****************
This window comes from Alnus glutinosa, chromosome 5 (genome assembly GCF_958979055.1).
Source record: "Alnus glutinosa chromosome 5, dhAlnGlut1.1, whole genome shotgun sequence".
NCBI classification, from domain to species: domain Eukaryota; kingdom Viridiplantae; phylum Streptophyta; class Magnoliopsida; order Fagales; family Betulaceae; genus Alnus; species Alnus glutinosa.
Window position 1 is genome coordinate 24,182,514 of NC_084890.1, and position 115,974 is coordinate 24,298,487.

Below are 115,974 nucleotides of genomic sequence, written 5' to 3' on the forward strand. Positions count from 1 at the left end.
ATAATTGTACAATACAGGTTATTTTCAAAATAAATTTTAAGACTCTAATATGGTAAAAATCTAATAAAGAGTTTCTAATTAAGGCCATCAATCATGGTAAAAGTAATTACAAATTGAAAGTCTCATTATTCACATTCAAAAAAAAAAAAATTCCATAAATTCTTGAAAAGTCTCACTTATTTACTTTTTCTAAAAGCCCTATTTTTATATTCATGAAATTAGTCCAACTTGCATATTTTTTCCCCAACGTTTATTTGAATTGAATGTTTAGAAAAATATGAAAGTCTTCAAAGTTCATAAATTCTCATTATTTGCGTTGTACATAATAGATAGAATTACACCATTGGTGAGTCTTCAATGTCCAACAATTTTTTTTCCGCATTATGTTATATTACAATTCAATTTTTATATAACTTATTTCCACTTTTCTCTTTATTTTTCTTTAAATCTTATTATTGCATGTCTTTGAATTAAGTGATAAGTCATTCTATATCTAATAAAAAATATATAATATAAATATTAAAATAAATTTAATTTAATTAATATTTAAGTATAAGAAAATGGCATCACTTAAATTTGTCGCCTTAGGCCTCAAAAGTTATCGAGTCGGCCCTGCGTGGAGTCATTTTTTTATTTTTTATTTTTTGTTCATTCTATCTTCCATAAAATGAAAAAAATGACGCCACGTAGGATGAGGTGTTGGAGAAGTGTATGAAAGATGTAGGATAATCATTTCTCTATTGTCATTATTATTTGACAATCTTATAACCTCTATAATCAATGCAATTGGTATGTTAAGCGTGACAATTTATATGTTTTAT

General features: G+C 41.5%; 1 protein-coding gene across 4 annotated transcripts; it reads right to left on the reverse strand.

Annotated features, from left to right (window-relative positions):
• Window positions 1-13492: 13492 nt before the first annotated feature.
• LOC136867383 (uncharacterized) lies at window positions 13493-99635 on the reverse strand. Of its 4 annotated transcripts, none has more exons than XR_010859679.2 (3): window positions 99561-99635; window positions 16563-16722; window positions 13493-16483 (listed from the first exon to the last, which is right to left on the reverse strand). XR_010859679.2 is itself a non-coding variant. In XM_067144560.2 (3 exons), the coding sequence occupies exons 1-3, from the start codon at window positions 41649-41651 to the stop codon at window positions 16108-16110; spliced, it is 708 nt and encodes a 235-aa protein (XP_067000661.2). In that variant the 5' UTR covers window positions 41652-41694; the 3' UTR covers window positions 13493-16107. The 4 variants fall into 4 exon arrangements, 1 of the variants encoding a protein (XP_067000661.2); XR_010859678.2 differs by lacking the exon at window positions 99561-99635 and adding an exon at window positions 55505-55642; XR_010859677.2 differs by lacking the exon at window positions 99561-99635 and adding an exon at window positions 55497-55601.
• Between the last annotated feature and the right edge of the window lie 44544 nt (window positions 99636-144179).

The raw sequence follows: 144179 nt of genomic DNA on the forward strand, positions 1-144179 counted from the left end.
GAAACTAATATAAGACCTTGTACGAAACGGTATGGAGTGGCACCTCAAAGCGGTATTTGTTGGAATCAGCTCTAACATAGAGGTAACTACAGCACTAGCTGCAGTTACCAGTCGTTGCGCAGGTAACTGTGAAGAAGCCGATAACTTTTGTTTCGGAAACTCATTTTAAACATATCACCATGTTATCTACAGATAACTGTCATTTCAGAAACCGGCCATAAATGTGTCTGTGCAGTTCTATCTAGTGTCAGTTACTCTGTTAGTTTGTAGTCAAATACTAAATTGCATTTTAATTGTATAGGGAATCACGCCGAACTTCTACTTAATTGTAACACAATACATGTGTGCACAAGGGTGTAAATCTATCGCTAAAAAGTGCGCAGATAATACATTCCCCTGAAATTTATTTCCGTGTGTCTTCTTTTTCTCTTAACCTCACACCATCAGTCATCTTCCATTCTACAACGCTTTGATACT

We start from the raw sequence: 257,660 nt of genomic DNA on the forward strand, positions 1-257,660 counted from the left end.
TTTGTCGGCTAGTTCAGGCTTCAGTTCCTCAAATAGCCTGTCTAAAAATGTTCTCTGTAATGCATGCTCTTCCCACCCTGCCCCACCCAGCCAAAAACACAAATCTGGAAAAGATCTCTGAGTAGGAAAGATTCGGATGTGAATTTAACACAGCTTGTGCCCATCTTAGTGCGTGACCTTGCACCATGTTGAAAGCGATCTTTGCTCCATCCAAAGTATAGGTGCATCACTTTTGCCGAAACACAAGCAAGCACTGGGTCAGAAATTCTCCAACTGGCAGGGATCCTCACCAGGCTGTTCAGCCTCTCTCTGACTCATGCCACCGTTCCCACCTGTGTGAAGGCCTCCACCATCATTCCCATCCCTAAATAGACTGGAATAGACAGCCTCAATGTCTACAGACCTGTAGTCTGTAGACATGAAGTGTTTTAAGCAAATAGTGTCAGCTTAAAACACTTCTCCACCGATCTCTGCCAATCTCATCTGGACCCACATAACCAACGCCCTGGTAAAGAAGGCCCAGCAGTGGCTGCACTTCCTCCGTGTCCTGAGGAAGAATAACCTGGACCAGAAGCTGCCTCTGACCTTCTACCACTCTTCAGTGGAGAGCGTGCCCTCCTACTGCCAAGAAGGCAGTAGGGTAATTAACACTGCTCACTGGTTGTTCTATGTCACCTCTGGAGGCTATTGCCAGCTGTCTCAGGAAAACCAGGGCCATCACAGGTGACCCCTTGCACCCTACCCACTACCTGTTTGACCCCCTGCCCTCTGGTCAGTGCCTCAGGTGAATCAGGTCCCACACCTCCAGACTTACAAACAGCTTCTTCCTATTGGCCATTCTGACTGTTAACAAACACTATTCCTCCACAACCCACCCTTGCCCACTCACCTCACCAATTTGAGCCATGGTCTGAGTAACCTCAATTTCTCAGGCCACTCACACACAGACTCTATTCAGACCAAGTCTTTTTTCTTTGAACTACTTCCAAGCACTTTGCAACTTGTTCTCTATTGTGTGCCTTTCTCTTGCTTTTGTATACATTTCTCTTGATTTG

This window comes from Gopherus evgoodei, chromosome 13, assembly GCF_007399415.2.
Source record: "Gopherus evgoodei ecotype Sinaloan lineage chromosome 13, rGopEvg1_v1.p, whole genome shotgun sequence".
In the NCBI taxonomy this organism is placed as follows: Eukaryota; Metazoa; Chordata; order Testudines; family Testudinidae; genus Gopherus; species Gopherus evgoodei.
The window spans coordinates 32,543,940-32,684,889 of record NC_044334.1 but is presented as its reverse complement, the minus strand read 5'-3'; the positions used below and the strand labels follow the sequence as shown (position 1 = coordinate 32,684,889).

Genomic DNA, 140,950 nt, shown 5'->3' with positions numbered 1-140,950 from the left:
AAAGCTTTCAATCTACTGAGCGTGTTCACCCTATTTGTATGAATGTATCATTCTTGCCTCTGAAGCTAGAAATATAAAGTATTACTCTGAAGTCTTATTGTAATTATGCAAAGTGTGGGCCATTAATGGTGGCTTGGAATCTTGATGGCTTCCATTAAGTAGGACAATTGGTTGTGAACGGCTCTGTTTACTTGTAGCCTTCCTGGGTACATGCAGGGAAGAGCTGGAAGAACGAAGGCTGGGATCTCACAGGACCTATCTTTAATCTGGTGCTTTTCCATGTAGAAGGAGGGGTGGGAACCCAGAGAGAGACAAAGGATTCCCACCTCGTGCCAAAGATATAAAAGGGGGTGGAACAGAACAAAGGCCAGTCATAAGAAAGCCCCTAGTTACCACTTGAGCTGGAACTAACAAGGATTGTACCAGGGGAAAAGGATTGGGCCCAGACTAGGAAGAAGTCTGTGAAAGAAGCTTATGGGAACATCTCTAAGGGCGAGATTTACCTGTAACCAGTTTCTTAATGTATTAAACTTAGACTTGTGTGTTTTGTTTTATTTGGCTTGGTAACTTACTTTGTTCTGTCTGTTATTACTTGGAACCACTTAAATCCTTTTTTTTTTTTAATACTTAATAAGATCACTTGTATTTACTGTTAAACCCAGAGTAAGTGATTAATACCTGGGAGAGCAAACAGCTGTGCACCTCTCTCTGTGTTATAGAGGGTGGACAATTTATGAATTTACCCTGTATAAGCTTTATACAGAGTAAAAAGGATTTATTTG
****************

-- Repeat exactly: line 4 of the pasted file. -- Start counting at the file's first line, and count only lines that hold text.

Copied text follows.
Window position 1 is genome coordinate 24,182,514 of NC_084890.1, and position 115,974 is coordinate 24,298,487.